Filling in the Blanks 

More names for the 2018 political season, plus a brewing controversy.

Among the attendees at Saturday’s annual Sidney Chism political picnic were (l to r) Terry Lynch, County Commissioners Eddie Jones and Van Turner, Karl Schledwitz, Commissioners Willie Brooks and Melvin Burgess, and Assessor candidate Shawn Lynch.

Jackson Baker

Among the attendees at Saturday’s annual Sidney Chism political picnic were (l to r) Terry Lynch, County Commissioners Eddie Jones and Van Turner, Karl Schledwitz, Commissioners Willie Brooks and Melvin Burgess, and Assessor candidate Shawn Lynch.

Shelby County Assessor Cheyenne Johnson, a Democrat, will not be running for reelection and instead will be supporting the candidacy of Shawn Lynch, a legal adviser in her office and the son of well-known local businessman and civic figure Terry Lynch.

Shelby County Commissioner Heidi Shafer, now in her second term, has not been bashful about proclaiming a desire to serve in the state legislature.

​During last year's Republican primary for the then-open 8th District congressional seat, ultimately won by current Congressman David Kustoff, Shafer loyally and fully supported her employer, George Flinn, in whose medical office she serves. But, if state Senator Brian Kelsey had won instead and made it all the way to Washington, there was little doubt among those who know her that she would have been a definite contender to succeed him in the state Senate.

And there is little doubt, either, that the surprise victory last year of Democrat Dwayne Thompson over GOP incumbent Steve McManus in state House District 96 gives her a target to go after as soon as next year, when Thompson has to run for reelection.

​All Shafer will say for the record regarding such a contest is, "I'm looking at it." But Thompson indicated Saturday at the annual Sidney Chism political picnic on Horn Lake Road that he is expecting a challenge from Shafer and is girding for it.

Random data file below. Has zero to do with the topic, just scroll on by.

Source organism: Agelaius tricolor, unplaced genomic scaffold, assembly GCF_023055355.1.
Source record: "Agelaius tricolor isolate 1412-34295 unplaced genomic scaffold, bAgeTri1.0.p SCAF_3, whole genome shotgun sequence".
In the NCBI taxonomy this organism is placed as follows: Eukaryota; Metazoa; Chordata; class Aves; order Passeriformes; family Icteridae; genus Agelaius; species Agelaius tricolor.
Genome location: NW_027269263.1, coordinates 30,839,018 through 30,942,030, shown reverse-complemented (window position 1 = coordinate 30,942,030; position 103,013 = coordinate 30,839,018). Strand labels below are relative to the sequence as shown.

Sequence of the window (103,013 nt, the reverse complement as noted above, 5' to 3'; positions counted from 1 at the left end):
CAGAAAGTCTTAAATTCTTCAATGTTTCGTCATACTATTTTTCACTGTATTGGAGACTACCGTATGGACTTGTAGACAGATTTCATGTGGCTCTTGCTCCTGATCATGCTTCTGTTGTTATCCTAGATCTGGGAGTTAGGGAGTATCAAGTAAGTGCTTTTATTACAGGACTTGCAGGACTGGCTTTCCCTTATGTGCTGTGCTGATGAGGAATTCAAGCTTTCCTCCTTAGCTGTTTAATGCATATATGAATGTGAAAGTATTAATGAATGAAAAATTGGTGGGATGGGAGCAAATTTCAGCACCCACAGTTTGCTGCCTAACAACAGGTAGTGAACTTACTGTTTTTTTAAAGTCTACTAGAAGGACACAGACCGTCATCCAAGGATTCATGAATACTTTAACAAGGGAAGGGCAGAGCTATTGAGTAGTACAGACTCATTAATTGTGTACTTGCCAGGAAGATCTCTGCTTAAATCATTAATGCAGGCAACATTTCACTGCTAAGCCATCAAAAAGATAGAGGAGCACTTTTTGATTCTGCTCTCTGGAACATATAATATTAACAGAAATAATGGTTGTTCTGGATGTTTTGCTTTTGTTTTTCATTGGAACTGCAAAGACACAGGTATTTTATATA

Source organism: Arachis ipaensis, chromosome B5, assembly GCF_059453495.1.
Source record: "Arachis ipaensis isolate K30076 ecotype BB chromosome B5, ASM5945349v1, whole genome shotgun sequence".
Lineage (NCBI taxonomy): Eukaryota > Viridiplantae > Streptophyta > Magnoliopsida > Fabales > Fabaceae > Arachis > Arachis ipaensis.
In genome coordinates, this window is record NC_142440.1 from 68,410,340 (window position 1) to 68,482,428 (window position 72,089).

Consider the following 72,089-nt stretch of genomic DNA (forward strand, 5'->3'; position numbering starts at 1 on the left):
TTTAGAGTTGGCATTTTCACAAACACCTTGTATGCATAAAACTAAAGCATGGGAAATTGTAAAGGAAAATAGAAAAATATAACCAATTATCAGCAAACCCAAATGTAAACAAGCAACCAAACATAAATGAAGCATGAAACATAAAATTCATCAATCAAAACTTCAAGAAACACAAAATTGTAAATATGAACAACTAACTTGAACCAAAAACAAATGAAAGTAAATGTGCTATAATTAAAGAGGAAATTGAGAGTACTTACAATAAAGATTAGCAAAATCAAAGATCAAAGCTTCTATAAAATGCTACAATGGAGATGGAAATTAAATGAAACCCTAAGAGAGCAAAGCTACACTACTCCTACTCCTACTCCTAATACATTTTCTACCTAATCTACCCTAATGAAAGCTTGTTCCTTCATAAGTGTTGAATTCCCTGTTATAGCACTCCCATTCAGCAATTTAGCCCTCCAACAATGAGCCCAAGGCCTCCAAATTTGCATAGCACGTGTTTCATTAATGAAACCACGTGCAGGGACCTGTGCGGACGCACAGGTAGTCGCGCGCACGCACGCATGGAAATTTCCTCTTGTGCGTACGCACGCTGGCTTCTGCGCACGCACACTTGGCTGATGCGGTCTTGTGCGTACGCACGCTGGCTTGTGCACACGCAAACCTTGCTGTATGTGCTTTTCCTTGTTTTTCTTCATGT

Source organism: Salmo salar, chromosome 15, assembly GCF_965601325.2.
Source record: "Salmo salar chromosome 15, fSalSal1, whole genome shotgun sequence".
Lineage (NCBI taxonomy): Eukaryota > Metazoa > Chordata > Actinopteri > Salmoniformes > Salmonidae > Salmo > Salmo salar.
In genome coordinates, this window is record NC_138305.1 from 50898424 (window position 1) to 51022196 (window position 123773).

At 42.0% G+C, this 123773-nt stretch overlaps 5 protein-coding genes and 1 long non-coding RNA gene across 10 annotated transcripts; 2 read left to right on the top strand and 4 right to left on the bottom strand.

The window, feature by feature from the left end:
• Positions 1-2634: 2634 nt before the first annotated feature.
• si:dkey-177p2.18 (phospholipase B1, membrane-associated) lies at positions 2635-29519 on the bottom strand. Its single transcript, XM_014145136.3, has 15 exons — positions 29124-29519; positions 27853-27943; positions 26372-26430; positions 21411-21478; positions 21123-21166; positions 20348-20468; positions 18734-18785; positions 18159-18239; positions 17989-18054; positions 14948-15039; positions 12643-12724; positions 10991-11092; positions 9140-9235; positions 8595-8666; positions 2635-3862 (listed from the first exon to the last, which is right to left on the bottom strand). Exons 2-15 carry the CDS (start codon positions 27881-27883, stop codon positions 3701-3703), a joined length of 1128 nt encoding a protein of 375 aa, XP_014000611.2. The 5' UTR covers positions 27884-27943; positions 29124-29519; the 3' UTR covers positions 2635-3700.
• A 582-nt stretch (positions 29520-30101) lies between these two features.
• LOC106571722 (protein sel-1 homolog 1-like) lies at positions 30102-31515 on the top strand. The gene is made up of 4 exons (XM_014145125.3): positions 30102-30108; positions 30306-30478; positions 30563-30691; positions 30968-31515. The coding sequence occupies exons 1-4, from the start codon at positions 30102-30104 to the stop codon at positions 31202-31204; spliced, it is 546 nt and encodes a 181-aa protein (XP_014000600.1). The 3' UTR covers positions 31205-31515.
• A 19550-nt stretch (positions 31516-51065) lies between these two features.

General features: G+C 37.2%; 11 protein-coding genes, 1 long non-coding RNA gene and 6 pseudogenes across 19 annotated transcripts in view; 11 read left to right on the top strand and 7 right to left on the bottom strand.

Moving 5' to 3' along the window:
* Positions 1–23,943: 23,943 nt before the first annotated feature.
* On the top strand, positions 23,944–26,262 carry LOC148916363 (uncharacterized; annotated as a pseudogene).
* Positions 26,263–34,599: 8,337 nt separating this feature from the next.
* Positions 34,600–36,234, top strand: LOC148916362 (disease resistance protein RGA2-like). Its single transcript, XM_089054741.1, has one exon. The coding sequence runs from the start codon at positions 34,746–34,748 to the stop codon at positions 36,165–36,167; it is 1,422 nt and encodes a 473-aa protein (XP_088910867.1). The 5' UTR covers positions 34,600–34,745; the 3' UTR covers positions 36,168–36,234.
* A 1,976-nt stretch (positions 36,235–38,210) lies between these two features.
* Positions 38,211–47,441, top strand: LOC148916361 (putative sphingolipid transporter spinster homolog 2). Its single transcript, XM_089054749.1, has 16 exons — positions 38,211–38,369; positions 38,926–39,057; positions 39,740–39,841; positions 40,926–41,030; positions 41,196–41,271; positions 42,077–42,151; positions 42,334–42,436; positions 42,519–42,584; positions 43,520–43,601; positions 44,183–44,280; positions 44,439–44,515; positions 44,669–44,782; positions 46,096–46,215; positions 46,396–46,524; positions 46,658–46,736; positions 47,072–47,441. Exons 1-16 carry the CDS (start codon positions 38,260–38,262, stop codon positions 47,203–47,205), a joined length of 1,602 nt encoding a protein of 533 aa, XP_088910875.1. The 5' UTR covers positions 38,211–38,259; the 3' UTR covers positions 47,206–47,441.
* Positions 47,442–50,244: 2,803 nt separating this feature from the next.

As has long been known, Chism himself will be back on the ballot in 2018, running for Shelby County mayor. The former Teamster leader and longtime Democratic political broker served an interim term in the state Senate and two full terms on the commission, chairing that body for two years running, until he was term-limited off.

​But he may have serious opposition in the Democratic primary for county mayor. Word going around the picnic grounds at his event on Saturday was that state Senator Lee Harris is getting strong encouragement to seek the office, which incumbent Republican Mark Luttrell, now in his second term, will have to vacate because of term-limit provisions in the county charter.

​Among those reportedly urging Harris to run for county mayor is University of Memphis associate law dean and former Democratic Commissioner Steve Mulroy, a former mayoral candidate who is himself considered a theoretical possibility to seek the office again.

​Harris, who serves as the leader of the five-member Senate Democratic Caucus, has meanwhile embarked on a series of "Senator Lee Harris on Your Street" events at which he promises "updates on the latest legislative bills and issues we tackled in Nashville this year."   

The Republican side of next year's mayoral race will feature a showdown between Commissioner Terry Roland, who has been openly running, in effect, for well more than a year, and County Trustee David Lenoir, whose intentions to be a candidate are equally well known.       

It will be interesting to see how Lenoir responds to a gauntlet thrown down by Roland at Monday's regular meeting of the commission, a four-hour affair that was nearing its end when Roland made a point of notifying Luttrell and County CAO Harvey Kennedy that he intended to seek an amendment to the pending county budget to provide funding for an add-on position sought by Judge Tim Dwyer for the Shelby County General Sessions Drug Court.

To pay for the position, Roland announced that he would offer a resolution at the next commission meeting to strip $50,000 from the amount already allocated to the Trustee's office. Roland says he can demonstrate that an equivalent sum is currently being paid to an employee of Lenoir's office who isn't "showing up for work" — a contention almost certain to bring a hot protest from Lenoir at next week's committee sessions, where the resolution will get a preliminary vetting.

Roland will also seek to re-allocate $100,000 currently slated to the Juvenile Court Clerk's office to provide funding for the Shelby County law library, which, he said, faces the threat of closure for financial reasons. He accused state Senator Kelsey of letting a funding bill for the library "sit on his desk" during the legislative session just concluded.

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